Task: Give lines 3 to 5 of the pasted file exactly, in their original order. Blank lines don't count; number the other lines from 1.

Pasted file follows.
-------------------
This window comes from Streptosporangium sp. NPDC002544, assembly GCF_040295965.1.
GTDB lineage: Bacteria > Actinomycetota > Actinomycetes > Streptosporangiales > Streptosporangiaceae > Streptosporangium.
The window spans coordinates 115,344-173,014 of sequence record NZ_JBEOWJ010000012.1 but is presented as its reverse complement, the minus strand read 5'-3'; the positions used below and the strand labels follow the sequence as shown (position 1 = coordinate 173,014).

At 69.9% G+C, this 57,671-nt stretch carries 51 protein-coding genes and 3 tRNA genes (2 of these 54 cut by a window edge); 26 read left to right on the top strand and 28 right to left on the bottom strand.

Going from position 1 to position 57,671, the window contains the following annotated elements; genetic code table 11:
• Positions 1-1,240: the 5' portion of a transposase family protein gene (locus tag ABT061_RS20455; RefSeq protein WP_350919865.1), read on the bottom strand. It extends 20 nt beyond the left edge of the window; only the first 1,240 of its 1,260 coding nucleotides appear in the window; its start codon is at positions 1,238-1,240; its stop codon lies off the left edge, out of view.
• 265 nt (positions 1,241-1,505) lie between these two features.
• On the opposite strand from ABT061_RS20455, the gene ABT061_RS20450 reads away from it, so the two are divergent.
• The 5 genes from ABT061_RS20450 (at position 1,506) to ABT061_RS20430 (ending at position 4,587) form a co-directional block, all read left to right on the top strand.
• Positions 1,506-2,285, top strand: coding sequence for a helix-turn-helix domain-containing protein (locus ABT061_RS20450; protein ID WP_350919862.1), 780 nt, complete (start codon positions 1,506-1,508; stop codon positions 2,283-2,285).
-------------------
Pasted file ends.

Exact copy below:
The window spans coordinates 115,344-173,014 of sequence record NZ_JBEOWJ010000012.1 but is presented as its reverse complement, the minus strand read 5'-3'; the positions used below and the strand labels follow the sequence as shown (position 1 = coordinate 173,014).

At 69.9% G+C, this 57,671-nt stretch carries 51 protein-coding genes and 3 tRNA genes (2 of these 54 cut by a window edge); 26 read left to right on the top strand and 28 right to left on the bottom strand.

Going from position 1 to position 57,671, the window contains the following annotated elements; genetic code table 11: